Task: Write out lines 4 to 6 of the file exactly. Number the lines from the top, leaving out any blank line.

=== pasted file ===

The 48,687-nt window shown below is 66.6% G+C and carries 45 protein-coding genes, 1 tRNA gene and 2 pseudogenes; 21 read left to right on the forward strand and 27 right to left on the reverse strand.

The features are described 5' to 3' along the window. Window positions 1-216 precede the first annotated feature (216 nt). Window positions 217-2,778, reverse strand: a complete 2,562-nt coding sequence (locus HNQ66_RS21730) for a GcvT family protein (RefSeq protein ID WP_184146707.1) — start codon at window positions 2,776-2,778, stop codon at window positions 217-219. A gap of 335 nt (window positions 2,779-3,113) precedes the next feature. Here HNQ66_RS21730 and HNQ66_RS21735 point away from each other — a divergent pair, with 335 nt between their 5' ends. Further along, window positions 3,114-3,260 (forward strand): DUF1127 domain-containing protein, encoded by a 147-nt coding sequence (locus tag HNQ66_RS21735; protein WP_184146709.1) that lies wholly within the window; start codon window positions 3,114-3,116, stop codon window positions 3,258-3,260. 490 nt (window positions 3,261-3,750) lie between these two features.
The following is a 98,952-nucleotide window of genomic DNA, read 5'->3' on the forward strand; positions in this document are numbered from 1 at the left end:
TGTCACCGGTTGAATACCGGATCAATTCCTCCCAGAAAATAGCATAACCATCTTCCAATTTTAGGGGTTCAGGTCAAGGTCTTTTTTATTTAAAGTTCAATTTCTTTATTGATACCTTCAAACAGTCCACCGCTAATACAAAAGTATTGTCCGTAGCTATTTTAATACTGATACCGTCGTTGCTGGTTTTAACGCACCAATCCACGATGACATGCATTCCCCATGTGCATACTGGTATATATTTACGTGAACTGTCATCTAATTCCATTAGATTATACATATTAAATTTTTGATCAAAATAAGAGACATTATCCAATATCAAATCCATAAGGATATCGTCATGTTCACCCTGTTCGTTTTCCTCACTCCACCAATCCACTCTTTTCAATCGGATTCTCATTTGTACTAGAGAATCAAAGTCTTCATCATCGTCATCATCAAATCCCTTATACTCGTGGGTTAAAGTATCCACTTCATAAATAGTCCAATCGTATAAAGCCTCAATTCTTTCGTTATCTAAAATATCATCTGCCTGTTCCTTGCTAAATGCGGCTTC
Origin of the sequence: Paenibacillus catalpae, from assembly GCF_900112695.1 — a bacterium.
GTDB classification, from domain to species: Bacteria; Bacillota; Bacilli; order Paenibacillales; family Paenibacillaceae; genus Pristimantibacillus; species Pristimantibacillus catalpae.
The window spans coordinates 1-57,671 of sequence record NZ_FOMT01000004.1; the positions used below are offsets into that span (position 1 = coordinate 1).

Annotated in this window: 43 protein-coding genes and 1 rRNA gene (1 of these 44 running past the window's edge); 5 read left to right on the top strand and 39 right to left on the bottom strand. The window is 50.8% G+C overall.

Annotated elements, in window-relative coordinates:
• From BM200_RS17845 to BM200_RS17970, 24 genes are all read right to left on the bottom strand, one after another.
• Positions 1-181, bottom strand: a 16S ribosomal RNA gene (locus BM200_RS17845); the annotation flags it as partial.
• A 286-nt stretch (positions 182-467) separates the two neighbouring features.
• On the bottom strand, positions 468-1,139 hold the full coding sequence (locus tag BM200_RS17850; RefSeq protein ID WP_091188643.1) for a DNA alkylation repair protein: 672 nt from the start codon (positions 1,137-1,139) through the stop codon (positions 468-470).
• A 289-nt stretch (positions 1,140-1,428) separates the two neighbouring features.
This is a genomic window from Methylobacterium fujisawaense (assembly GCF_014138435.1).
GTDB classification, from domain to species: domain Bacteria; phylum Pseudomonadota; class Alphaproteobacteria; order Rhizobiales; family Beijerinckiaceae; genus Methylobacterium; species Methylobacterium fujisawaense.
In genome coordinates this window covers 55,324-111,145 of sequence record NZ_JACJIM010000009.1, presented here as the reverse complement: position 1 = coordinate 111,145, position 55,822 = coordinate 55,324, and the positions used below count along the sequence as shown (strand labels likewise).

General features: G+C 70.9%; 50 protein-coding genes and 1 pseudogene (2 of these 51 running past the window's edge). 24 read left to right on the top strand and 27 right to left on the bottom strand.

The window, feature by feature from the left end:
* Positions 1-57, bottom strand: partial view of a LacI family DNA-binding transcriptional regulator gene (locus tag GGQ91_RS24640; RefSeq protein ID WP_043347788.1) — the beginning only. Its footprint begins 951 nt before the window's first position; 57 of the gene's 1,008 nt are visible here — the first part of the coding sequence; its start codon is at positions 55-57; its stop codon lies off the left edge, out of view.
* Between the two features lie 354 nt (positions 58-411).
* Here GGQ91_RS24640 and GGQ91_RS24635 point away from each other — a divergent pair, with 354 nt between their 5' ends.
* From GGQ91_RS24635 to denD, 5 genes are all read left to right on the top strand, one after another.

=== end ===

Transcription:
TGTCACCGGTTGAATACCGGATCAATTCCTCCCAGAAAATAGCATAACCATCTTCCAATTTTAGGGGTTCAGGTCAAGGTCTTTTTTATTTAAAGTTCAATTTCTTTATTGATACCTTCAAACAGTCCACCGCTAATACAAAAGTATTGTCCGTAGCTATTTTAATACTGATACCGTCGTTGCTGGTTTTAACGCACCAATCCACGATGACATGCATTCCCCATGTGCATACTGGTATATATTTACGTGAACTGTCATCTAATTCCATTAGATTATACATATTAAATTTTTGATCAAAATAAGAGACATTATCCAATATCAAATCCATAAGGATATCGTCATGTTCACCCTGTTCGTTTTCCTCACTCCACCAATCCACTCTTTTCAATCGGATTCTCATTTGTACTAGAGAATCAAAGTCTTCATCATCGTCATCATCAAATCCCTTATACTCGTGGGTTAAAGTATCCACTTCATAAATAGTCCAATCGTATAAAGCCTCAATTCTTTCGTTATCTAAAATATCATCTGCCTGTTCCTTGCTAAATGCGGCTTC
Origin of the sequence: Paenibacillus catalpae, from assembly GCF_900112695.1 — a bacterium.
GTDB classification, from domain to species: Bacteria; Bacillota; Bacilli; order Paenibacillales; family Paenibacillaceae; genus Pristimantibacillus; species Pristimantibacillus catalpae.